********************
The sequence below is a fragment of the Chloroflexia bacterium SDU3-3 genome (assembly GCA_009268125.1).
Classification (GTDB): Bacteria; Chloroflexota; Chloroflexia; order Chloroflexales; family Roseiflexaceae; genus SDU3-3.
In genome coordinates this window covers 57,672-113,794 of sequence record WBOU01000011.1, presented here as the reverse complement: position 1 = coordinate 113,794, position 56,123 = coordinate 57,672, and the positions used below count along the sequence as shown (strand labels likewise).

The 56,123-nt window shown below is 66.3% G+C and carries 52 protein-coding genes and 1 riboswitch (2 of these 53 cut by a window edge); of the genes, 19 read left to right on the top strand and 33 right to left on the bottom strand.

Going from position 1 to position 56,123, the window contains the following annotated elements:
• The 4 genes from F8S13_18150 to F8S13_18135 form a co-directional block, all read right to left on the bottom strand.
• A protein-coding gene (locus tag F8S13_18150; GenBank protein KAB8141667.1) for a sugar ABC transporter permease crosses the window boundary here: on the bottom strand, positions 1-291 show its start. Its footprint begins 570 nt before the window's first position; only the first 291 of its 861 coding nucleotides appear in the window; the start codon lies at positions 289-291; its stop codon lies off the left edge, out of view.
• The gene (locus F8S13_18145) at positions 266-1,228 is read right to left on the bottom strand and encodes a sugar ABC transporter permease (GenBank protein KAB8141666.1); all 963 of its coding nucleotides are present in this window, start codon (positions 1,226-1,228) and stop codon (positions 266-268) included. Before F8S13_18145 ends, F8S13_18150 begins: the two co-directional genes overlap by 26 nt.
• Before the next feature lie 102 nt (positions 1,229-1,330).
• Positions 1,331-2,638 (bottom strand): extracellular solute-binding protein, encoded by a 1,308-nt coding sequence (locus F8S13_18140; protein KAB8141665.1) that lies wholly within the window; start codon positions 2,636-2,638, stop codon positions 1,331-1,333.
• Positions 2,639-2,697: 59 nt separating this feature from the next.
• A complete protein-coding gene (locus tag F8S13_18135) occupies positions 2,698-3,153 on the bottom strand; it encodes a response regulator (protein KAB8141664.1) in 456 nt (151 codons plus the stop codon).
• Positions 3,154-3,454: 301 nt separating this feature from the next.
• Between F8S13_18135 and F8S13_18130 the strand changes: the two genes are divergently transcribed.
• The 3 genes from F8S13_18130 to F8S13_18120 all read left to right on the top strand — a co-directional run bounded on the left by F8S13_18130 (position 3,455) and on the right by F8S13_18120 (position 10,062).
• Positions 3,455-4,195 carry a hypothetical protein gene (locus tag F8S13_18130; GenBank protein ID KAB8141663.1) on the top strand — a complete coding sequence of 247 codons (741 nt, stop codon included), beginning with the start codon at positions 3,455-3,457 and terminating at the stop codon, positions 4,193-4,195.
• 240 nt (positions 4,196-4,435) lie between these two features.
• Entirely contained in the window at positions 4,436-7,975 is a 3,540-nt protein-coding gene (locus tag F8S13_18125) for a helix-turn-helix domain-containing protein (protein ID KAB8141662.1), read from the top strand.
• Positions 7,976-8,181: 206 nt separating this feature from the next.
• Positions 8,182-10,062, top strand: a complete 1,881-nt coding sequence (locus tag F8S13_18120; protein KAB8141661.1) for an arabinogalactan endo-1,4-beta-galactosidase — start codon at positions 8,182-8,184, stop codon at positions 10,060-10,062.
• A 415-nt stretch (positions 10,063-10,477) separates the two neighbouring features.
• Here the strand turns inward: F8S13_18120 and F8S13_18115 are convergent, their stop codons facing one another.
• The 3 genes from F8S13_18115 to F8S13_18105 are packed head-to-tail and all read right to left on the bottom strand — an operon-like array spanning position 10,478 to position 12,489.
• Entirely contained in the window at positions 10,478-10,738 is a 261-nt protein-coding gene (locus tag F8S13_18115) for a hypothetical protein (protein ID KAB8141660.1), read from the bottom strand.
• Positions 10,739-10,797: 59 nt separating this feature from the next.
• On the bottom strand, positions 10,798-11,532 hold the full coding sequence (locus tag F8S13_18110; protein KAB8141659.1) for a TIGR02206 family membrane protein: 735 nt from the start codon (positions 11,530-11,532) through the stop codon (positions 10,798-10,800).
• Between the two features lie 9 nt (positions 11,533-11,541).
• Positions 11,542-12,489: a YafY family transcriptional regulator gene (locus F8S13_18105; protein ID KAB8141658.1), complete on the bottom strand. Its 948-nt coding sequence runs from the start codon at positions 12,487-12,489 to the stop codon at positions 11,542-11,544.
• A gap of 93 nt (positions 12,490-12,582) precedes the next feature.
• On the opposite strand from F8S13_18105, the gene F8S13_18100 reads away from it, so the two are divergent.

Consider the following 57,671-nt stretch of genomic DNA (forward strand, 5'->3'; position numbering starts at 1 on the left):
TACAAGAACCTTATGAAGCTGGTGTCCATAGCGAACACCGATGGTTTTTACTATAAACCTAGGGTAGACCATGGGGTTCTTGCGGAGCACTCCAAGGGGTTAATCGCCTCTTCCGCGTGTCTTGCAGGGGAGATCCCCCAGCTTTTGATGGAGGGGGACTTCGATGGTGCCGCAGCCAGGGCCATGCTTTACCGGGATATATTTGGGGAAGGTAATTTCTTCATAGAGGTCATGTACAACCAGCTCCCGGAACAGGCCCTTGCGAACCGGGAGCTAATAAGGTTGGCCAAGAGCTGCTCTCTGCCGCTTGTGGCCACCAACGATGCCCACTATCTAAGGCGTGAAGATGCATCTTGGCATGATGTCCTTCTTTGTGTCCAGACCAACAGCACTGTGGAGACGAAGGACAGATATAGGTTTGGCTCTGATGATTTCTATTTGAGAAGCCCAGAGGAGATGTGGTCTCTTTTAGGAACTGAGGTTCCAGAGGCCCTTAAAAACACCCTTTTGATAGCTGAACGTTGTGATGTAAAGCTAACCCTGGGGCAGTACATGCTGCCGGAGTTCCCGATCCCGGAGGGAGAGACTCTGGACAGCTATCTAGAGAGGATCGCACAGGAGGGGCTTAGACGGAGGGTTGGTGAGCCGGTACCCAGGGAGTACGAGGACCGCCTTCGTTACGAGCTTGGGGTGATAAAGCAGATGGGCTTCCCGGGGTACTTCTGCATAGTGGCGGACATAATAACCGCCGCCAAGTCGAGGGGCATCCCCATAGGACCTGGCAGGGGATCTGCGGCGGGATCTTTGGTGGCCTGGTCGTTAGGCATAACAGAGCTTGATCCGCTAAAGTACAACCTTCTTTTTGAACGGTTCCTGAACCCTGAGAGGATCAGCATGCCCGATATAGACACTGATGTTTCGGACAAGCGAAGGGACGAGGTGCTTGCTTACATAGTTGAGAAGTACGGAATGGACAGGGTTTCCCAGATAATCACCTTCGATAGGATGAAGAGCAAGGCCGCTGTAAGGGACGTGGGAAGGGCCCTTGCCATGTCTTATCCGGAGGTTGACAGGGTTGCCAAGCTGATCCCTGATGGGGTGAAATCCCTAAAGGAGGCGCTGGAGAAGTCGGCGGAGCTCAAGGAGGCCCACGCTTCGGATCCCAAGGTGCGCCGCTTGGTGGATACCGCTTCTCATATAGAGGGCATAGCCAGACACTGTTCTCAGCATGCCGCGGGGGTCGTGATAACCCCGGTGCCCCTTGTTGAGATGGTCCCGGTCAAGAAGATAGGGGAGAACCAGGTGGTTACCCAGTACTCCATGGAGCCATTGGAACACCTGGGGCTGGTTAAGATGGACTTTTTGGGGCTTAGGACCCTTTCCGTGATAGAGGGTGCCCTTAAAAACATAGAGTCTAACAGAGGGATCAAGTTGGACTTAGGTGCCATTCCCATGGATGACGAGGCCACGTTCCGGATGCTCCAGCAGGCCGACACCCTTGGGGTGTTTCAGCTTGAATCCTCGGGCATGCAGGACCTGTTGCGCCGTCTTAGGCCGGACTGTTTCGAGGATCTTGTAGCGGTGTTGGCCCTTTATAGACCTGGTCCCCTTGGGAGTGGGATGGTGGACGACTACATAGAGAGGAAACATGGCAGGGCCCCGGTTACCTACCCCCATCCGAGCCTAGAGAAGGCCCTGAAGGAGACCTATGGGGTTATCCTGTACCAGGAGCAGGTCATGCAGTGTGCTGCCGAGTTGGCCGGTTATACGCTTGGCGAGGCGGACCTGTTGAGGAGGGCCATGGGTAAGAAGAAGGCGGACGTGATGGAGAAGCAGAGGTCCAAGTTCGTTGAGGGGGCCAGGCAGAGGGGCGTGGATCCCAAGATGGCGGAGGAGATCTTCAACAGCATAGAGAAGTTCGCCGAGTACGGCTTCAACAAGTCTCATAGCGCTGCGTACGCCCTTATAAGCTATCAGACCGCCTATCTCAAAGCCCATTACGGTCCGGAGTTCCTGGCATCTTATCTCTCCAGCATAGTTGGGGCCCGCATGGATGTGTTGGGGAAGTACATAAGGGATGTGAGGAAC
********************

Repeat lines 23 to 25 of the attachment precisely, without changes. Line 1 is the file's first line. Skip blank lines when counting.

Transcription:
• The 3 genes from F8S13_18115 to F8S13_18105 are packed head-to-tail and all read right to left on the bottom strand — an operon-like array spanning position 10,478 to position 12,489.
• Entirely contained in the window at positions 10,478-10,738 is a 261-nt protein-coding gene (locus tag F8S13_18115) for a hypothetical protein (protein ID KAB8141660.1), read from the bottom strand.
• Positions 10,739-10,797: 59 nt separating this feature from the next.